MORE than 350,000 Russians convicted of crimes or awaiting trial could be freed under a huge amnesty programme proposed by Vladimir Putin as part of celebrations in Russia to mark the 70th anniversary of VE Day.
The programme could release some 260,000 people either currently behind bars or serving suspended sentences, and would remove a significant number of the 670,000 people incarcerated in Russia’s notoriously grim and brutal prison system.
It will be a fair amnesty but I stress that those involved in serious crimes won’t be affected by itPavel Krasheninnikov
Russia is investing significant amounts of financial and political capital in marking the anniversary of the end of what Russians call as the Great Patriotic War with lavish celebrations planned in Moscow.
“It will be a fair amnesty but I stress that those involved in serious crimes won’t be affected by it,” said Pavel Krasheninnikov, the head of the Russian parliament’s committee on civil and criminal law, explaining that anybody, for example, convicted or charged with murder, terrorism or crimes against children will remain behind bars.
“We have made a list of those covered by the amnesty. It includes servicemen who have served their country at home and abroad and the disabled. We have also included people suffering from cancer, and women over 55 and men over 60.”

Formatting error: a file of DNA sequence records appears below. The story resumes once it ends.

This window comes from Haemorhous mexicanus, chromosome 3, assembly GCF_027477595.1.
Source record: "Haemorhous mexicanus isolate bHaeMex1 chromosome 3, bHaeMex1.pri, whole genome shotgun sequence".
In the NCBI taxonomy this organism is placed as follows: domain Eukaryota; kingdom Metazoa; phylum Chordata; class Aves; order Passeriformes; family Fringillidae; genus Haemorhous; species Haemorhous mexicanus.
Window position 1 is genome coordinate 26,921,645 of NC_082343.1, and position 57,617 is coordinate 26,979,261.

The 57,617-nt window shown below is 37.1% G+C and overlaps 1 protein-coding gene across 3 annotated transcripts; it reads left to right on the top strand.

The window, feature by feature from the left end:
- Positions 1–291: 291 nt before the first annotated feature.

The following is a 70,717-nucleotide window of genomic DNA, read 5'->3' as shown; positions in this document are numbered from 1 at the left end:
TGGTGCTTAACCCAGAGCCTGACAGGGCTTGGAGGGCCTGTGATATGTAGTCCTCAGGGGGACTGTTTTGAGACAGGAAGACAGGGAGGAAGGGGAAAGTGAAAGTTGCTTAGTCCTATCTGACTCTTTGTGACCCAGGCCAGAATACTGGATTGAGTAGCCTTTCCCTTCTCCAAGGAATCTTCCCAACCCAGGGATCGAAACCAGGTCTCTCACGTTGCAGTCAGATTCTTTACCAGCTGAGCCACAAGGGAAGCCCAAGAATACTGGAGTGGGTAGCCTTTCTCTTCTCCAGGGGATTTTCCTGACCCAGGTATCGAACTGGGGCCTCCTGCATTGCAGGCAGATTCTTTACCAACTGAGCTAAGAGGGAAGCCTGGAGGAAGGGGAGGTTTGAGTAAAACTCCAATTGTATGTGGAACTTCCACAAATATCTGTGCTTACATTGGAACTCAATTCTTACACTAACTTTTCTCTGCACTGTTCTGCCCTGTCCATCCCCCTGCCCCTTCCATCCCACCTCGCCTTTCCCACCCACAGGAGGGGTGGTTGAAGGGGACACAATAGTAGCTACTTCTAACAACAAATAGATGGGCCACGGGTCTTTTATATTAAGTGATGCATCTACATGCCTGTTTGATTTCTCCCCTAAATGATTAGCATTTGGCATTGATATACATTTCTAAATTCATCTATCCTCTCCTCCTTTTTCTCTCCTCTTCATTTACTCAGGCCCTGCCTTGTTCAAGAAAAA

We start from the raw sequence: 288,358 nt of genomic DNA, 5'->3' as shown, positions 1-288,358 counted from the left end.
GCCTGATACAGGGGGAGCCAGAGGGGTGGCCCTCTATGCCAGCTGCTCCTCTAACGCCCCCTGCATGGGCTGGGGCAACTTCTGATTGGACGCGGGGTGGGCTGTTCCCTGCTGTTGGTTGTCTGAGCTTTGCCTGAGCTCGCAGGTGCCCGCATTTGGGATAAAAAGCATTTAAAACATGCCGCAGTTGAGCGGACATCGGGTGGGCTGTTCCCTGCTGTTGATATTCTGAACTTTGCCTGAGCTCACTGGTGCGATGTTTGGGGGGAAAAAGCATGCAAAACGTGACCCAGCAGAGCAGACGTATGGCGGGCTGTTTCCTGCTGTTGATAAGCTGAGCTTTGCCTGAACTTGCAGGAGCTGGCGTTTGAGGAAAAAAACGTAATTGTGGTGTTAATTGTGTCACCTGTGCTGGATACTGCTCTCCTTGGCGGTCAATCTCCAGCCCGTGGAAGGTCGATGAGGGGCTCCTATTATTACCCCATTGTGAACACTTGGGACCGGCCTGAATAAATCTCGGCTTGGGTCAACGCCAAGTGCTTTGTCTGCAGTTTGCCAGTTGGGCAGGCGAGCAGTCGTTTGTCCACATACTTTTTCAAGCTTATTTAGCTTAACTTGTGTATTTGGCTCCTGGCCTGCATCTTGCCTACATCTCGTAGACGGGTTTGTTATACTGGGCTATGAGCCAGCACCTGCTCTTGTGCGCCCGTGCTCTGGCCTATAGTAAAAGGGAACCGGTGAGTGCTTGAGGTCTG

Russia has a tradition of freeing prisoners to mark significant VE Day anniversaries with thousands released in 1995, 2000 and 2005, but the one planned for May tops them all.
“The figure of 260,000 people who may become eligible for amnesty is based on data on 60,000 prisoners and 200,000 people who have suspended sentences,” said Mr Krasheninnikov.
“We have no information on cases that will be closed under the amnesty. Consequently, the number of people eligible for amnesty will be higher than 300,000 or even 350,000.”
It is hoped the amnesty will make a positive contribution an atmosphere surrounding 9 May’s Victory Day celebrations that have been overshadowed by a boycott by Western leaders owing to Russian policy in Ukraine. Despite some 16,000 troops, 200 armoured vehicles and 150 aircraft taking part in a Red Square parade, Mr Putin will have to celebrate with a number of despots and dictators, including Kim Jong-un, North Korea’s leader.
Angela Merkel, the German chancellor, will travel to Moscow but will skip the parade, and, instead, lay a wreath at a Soviet war memorial.
The boycott is a contrast to the turnout for the 60th anniversary when the leaders of France, Germany and the US attended the Red Square parade.
But the prospect of thousands of ex-convicts on the loose has caused disquiet in neighbouring Ukraine. The former Soviet republic, which maintains its eastern regions are the victims of Russian military intervention, has claimed the former prisoners could soon be joining the ranks of the pro-Russian rebels fighting Ukrainian troops.